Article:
Martín said that one of the barriers that Biomass has had to break down was the lack of understanding about the concept of treating animal waste and producing energy, something that has taken a great deal of explaining and “is still not completely worked out.”
He also considered it a challenge to align the priorities in the bidding and purchasing system with the plans of companies and productive and service organisations, so that the equipment acquisition processes are efficient and allow the technologies and knowledge generated by the projects to be applied expeditiously.
The project director said the main impact of the initiative was the way it influenced public policies.
Biomass contributes to “understanding the importance of renewable energy sources in rural areas, the role of the contributions that farms can make with biodigesters, waste treatment systems on pig farms, the use of rice husks to produce electricity and steam to dry rice, as well as the use of residual wood from sawmills to generate energy,” Martín said.
Meanwhile, José Antonio Guardado, national coordinator of the Movement of Biogas Users (MUB), told IPS that there are between 4,500 and 5,000 biodigesters around the country. “A count is currently being carried out in order to have a more precise figure,” he said by e-mail from Santa Clara, capital of the province of Villa Clara.
The MUB, which brings together producers who use the technology of anaerobic digestion by the action of microorganisms, emerged in Cuba in 1983 and has 3,000 members throughout this Caribbean island nation.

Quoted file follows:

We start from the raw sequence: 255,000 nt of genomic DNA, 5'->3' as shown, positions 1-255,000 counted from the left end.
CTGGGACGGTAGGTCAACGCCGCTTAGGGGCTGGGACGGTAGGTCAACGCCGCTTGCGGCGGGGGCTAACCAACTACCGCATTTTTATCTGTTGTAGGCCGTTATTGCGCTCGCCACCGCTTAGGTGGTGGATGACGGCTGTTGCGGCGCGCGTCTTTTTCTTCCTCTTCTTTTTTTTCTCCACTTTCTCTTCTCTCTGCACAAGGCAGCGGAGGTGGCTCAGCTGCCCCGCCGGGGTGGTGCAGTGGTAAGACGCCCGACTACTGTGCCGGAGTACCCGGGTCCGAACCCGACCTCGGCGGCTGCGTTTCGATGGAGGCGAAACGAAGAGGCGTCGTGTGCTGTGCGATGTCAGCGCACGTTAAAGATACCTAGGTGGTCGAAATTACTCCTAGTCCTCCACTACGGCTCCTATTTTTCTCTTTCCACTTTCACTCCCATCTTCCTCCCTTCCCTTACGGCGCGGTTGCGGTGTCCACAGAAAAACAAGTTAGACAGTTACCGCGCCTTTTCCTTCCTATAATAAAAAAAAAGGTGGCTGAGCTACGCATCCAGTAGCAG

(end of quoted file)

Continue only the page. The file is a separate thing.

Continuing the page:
Guardado said the most urgent task of this movement was the promotion of the closed cycle system.
“In our assessment, in less than five percent of the installed biodigesters, closed-loop criteria and concepts are used, which means that the surplus end products are used in the processes that are generated in the chain on the farm, such as fish farming, irrigation or fertilisation,” he said.
Guardado said the MUB and all other actors working on the issue at the local level should defend this technology until all existing biodigesters in the country are closed-loop, including the distribution of surpluses among neighbouring producers.
According to the Ministry of Energy and Mines, 95 percent of the national energy mix is made up of fossil fuels, while this year the generation of energy from renewable sources is expected to grow to 6.3 percent of the total energy produced in the country.
Cuba’s goal is for 24 percent of energy to come from renewable sources by 2030.